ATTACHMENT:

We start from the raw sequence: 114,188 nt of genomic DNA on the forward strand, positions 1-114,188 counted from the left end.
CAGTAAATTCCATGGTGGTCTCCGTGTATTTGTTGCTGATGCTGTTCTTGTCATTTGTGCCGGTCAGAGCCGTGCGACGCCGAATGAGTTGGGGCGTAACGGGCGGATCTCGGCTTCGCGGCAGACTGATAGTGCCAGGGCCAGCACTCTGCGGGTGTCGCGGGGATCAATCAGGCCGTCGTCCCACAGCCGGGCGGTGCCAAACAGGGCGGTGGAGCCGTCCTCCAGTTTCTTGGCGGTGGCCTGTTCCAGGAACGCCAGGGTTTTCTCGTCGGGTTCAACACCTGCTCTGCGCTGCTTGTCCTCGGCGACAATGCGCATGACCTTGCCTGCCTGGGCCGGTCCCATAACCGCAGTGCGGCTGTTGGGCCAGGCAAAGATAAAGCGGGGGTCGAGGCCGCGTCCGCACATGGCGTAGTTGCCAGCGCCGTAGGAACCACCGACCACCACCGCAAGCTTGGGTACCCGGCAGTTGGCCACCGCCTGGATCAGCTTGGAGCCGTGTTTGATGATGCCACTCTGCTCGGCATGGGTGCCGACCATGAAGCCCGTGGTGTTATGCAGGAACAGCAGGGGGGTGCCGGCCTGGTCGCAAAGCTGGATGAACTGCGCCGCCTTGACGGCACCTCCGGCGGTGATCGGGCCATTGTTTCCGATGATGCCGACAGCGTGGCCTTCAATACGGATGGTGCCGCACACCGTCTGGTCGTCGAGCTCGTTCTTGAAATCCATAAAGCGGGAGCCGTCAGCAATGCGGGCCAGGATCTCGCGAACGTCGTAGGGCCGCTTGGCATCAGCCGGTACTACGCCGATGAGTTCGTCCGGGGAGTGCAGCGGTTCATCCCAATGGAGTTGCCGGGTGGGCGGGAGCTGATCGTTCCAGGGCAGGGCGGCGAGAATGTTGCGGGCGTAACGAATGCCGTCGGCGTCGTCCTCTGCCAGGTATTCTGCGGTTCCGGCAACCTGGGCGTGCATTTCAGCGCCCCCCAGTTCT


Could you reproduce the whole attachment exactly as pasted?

We start from the raw sequence: 114,188 nt of genomic DNA on the forward strand, positions 1-114,188 counted from the left end.
CAGTAAATTCCATGGTGGTCTCCGTGTATTTGTTGCTGATGCTGTTCTTGTCATTTGTGCCGGTCAGAGCCGTGCGACGCCGAATGAGTTGGGGCGTAACGGGCGGATCTCGGCTTCGCGGCAGACTGATAGTGCCAGGGCCAGCACTCTGCGGGTGTCGCGGGGATCAATCAGGCCGTCGTCCCACAGCCGGGCGGTGCCAAACAGGGCGGTGGAGCCGTCCTCCAGTTTCTTGGCGGTGGCCTGTTCCAGGAACGCCAGGGTTTTCTCGTCGGGTTCAACACCTGCTCTGCGCTGCTTGTCCTCGGCGACAATGCGCATGACCTTGCCTGCCTGGGCCGGTCCCATAACCGCAGTGCGGCTGTTGGGCCAGGCAAAGATAAAGCGGGGGTCGAGGCCGCGTCCGCACATGGCGTAGTTGCCAGCGCCGTAGGAACCACCGACCACCACCGCAAGCTTGGGTACCCGGCAGTTGGCCACCGCCTGGATCAGCTTGGAGCCGTGTTTGATGATGCCACTCTGCTCGGCATGGGTGCCGACCATGAAGCCCGTGGTGTTATGCAGGAACAGCAGGGGGGTGCCGGCCTGGTCGCAAAGCTGGATGAACTGCGCCGCCTTGACGGCACCTCCGGCGGTGATCGGGCCATTGTTTCCGATGATGCCGACAGCGTGGCCTTCAATACGGATGGTGCCGCACACCGTCTGGTCGTCGAGCTCGTTCTTGAAATCCATAAAGCGGGAGCCGTCAGCAATGCGGGCCAGGATCTCGCGAACGTCGTAGGGCCGCTTGGCATCAGCCGGTACTACGCCGATGAGTTCGTCCGGGGAGTGCAGCGGTTCATCCCAATGGAGTTGCCGGGTGGGCGGGAGCTGATCGTTCCAGGGCAGGGCGGCGAGAATGTTGCGGGCGTAACGAATGCCGTCGGCGTCGTCCTCTGCCAGGTATTCTGCGGTTCCGGCAACCTGGGCGTGCATTTCAGCGCCCCCCAGTTCT